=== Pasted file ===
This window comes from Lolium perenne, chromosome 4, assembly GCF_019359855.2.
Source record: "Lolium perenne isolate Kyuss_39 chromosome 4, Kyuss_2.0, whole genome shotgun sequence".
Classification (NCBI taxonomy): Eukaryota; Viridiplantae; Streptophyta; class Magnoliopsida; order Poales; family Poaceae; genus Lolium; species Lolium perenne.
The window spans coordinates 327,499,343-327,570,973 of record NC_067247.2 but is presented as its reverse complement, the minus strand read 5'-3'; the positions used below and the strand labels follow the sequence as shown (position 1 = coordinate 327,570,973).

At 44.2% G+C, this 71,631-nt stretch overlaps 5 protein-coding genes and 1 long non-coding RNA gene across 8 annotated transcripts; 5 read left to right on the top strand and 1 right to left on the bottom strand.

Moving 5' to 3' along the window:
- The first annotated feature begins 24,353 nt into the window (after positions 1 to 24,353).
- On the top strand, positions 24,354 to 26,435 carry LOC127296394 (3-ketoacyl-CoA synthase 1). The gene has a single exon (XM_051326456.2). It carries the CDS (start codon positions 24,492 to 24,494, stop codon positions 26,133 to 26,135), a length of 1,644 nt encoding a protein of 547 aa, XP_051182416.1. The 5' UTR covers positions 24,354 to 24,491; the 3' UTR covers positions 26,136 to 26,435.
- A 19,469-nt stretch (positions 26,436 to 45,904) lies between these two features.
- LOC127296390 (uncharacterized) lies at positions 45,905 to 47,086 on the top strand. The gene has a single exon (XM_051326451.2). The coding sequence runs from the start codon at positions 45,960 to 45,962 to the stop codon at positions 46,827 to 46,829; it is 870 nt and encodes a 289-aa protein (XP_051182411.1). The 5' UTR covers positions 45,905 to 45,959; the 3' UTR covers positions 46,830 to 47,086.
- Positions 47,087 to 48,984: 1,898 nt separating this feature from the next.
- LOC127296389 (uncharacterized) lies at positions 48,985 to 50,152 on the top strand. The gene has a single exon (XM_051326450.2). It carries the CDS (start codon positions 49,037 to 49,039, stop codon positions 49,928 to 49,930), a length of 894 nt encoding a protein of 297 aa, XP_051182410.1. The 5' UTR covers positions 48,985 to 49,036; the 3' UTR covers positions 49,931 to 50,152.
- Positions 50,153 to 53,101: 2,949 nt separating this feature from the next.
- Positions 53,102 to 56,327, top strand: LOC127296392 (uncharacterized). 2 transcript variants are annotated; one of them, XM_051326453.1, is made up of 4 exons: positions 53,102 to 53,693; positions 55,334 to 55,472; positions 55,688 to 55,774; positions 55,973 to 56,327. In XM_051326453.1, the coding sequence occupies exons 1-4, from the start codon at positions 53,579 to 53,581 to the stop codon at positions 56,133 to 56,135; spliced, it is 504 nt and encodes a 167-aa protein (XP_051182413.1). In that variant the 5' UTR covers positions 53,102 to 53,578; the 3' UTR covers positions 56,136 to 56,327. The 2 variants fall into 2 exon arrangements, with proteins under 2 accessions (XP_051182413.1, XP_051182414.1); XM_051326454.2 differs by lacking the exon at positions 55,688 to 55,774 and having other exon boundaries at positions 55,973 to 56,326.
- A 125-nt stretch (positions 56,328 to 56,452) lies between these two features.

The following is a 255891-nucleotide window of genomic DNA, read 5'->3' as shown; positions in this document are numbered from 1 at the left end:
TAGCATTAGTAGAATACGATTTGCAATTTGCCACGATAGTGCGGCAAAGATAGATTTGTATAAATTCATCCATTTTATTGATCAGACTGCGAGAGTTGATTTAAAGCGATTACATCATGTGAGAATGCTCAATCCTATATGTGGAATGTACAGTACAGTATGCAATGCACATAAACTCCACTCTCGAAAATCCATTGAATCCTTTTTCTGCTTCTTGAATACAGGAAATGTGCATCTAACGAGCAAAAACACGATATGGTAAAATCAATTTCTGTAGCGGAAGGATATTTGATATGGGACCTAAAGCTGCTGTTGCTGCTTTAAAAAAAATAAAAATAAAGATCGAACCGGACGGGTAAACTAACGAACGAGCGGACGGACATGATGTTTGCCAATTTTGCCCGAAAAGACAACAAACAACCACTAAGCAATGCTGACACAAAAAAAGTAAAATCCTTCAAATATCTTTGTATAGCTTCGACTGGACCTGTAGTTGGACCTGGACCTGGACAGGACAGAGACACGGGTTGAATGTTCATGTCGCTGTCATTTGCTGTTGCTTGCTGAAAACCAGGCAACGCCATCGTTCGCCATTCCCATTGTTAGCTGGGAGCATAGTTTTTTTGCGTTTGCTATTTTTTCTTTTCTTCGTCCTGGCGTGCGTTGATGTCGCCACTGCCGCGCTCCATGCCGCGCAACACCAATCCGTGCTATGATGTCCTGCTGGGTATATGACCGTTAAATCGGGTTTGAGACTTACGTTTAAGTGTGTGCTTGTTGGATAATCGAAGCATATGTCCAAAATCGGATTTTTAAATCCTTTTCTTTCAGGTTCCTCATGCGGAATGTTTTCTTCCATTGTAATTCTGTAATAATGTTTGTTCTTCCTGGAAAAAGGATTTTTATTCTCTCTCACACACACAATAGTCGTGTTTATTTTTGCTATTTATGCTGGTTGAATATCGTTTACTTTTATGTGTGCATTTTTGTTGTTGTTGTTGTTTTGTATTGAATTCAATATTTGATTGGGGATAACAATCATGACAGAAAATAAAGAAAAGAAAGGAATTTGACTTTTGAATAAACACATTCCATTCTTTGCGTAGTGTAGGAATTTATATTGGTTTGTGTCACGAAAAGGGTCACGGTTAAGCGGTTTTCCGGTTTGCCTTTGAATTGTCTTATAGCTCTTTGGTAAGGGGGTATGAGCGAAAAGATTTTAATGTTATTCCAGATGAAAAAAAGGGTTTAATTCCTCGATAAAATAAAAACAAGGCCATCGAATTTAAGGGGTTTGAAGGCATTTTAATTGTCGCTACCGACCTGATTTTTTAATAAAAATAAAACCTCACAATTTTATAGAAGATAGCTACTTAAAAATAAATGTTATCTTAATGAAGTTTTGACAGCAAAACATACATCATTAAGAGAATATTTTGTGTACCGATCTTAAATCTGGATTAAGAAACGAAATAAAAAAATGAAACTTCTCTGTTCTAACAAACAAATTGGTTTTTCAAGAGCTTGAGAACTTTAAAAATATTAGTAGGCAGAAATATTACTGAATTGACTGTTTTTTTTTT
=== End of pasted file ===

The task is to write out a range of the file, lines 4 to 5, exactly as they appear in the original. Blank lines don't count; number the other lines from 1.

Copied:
The window spans coordinates 327,499,343-327,570,973 of record NC_067247.2 but is presented as its reverse complement, the minus strand read 5'-3'; the positions used below and the strand labels follow the sequence as shown (position 1 = coordinate 327,570,973).

At 44.2% G+C, this 71,631-nt stretch overlaps 5 protein-coding genes and 1 long non-coding RNA gene across 8 annotated transcripts; 5 read left to right on the top strand and 1 right to left on the bottom strand.